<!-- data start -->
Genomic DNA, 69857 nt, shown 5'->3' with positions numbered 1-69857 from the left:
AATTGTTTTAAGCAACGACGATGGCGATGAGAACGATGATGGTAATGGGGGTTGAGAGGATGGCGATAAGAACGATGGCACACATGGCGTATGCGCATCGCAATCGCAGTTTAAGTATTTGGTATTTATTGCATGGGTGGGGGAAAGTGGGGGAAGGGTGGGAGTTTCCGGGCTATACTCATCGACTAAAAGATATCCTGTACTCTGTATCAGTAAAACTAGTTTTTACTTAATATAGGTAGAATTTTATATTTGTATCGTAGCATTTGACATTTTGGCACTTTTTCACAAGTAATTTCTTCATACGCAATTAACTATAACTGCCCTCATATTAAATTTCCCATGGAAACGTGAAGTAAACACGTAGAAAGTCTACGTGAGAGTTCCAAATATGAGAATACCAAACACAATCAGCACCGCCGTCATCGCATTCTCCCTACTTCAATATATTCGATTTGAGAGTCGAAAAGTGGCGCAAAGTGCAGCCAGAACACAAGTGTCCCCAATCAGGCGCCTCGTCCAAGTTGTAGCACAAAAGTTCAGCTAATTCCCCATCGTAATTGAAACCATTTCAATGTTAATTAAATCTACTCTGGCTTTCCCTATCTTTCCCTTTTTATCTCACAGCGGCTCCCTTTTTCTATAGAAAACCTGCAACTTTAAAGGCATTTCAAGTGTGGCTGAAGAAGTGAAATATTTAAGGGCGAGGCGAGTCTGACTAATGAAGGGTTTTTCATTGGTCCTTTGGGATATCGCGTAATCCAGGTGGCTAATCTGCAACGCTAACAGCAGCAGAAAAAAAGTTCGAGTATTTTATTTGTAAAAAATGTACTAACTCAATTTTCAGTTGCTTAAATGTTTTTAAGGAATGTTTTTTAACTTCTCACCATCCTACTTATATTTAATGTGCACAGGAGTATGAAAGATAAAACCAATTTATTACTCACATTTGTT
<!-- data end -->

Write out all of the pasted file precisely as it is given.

Genomic DNA, 69857 nt, shown 5'->3' with positions numbered 1-69857 from the left:
AATTGTTTTAAGCAACGACGATGGCGATGAGAACGATGATGGTAATGGGGGTTGAGAGGATGGCGATAAGAACGATGGCACACATGGCGTATGCGCATCGCAATCGCAGTTTAAGTATTTGGTATTTATTGCATGGGTGGGGGAAAGTGGGGGAAGGGTGGGAGTTTCCGGGCTATACTCATCGACTAAAAGATATCCTGTACTCTGTATCAGTAAAACTAGTTTTTACTTAATATAGGTAGAATTTTATATTTGTATCGTAGCATTTGACATTTTGGCACTTTTTCACAAGTAATTTCTTCATACGCAATTAACTATAACTGCCCTCATATTAAATTTCCCATGGAAACGTGAAGTAAACACGTAGAAAGTCTACGTGAGAGTTCCAAATATGAGAATACCAAACACAATCAGCACCGCCGTCATCGCATTCTCCCTACTTCAATATATTCGATTTGAGAGTCGAAAAGTGGCGCAAAGTGCAGCCAGAACACAAGTGTCCCCAATCAGGCGCCTCGTCCAAGTTGTAGCACAAAAGTTCAGCTAATTCCCCATCGTAATTGAAACCATTTCAATGTTAATTAAATCTACTCTGGCTTTCCCTATCTTTCCCTTTTTATCTCACAGCGGCTCCCTTTTTCTATAGAAAACCTGCAACTTTAAAGGCATTTCAAGTGTGGCTGAAGAAGTGAAATATTTAAGGGCGAGGCGAGTCTGACTAATGAAGGGTTTTTCATTGGTCCTTTGGGATATCGCGTAATCCAGGTGGCTAATCTGCAACGCTAACAGCAGCAGAAAAAAAGTTCGAGTATTTTATTTGTAAAAAATGTACTAACTCAATTTTCAGTTGCTTAAATGTTTTTAAGGAATGTTTTTTAACTTCTCACCATCCTACTTATATTTAATGTGCACAGGAGTATGAAAGATAAAACCAATTTATTACTCACATTTGTT